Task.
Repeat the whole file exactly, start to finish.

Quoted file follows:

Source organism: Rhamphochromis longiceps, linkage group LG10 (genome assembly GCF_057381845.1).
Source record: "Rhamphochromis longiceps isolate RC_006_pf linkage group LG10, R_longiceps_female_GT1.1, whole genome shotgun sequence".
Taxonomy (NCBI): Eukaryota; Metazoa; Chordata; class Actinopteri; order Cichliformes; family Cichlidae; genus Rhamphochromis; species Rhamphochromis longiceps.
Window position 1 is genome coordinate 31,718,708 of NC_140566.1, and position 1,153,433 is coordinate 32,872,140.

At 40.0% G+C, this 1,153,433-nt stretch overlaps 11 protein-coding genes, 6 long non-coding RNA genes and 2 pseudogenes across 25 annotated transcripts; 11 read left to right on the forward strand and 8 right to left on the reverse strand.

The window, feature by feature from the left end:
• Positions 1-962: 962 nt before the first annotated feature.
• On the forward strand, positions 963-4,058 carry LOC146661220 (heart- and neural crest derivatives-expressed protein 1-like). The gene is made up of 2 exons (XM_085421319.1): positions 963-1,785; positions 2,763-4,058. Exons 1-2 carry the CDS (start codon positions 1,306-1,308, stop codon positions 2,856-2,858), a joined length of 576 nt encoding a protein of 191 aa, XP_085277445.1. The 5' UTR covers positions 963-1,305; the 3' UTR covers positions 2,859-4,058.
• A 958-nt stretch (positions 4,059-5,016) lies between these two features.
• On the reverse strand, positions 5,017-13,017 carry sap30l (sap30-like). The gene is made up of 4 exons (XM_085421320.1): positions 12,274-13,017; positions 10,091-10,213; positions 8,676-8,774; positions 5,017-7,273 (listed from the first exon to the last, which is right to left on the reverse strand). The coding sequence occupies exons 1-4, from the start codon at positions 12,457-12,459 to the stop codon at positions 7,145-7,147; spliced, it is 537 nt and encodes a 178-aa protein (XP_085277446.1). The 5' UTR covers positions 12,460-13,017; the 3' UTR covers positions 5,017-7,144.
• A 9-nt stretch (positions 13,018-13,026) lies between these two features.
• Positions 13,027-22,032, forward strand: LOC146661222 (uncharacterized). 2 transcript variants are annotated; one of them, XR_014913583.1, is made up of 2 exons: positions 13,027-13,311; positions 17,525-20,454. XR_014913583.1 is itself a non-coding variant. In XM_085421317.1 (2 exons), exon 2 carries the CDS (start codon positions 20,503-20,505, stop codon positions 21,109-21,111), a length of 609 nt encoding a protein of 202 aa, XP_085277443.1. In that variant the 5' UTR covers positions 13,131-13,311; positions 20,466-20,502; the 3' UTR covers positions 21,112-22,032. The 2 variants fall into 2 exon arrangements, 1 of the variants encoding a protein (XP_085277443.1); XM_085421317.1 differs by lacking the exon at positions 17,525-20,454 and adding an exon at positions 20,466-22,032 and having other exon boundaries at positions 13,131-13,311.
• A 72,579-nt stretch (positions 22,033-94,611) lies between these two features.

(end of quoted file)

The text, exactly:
Source organism: Rhamphochromis longiceps, linkage group LG10 (genome assembly GCF_057381845.1).
Source record: "Rhamphochromis longiceps isolate RC_006_pf linkage group LG10, R_longiceps_female_GT1.1, whole genome shotgun sequence".
Taxonomy (NCBI): Eukaryota; Metazoa; Chordata; class Actinopteri; order Cichliformes; family Cichlidae; genus Rhamphochromis; species Rhamphochromis longiceps.
Window position 1 is genome coordinate 31,718,708 of NC_140566.1, and position 1,153,433 is coordinate 32,872,140.

At 40.0% G+C, this 1,153,433-nt stretch overlaps 11 protein-coding genes, 6 long non-coding RNA genes and 2 pseudogenes across 25 annotated transcripts; 11 read left to right on the forward strand and 8 right to left on the reverse strand.

The window, feature by feature from the left end:
• Positions 1-962: 962 nt before the first annotated feature.
• On the forward strand, positions 963-4,058 carry LOC146661220 (heart- and neural crest derivatives-expressed protein 1-like). The gene is made up of 2 exons (XM_085421319.1): positions 963-1,785; positions 2,763-4,058. Exons 1-2 carry the CDS (start codon positions 1,306-1,308, stop codon positions 2,856-2,858), a joined length of 576 nt encoding a protein of 191 aa, XP_085277445.1. The 5' UTR covers positions 963-1,305; the 3' UTR covers positions 2,859-4,058.
• A 958-nt stretch (positions 4,059-5,016) lies between these two features.
• On the reverse strand, positions 5,017-13,017 carry sap30l (sap30-like). The gene is made up of 4 exons (XM_085421320.1): positions 12,274-13,017; positions 10,091-10,213; positions 8,676-8,774; positions 5,017-7,273 (listed from the first exon to the last, which is right to left on the reverse strand). The coding sequence occupies exons 1-4, from the start codon at positions 12,457-12,459 to the stop codon at positions 7,145-7,147; spliced, it is 537 nt and encodes a 178-aa protein (XP_085277446.1). The 5' UTR covers positions 12,460-13,017; the 3' UTR covers positions 5,017-7,144.
• A 9-nt stretch (positions 13,018-13,026) lies between these two features.
• Positions 13,027-22,032, forward strand: LOC146661222 (uncharacterized). 2 transcript variants are annotated; one of them, XR_014913583.1, is made up of 2 exons: positions 13,027-13,311; positions 17,525-20,454. XR_014913583.1 is itself a non-coding variant. In XM_085421317.1 (2 exons), exon 2 carries the CDS (start codon positions 20,503-20,505, stop codon positions 21,109-21,111), a length of 609 nt encoding a protein of 202 aa, XP_085277443.1. In that variant the 5' UTR covers positions 13,131-13,311; positions 20,466-20,502; the 3' UTR covers positions 21,112-22,032. The 2 variants fall into 2 exon arrangements, 1 of the variants encoding a protein (XP_085277443.1); XM_085421317.1 differs by lacking the exon at positions 17,525-20,454 and adding an exon at positions 20,466-22,032 and having other exon boundaries at positions 13,131-13,311.
• A 72,579-nt stretch (positions 22,033-94,611) lies between these two features.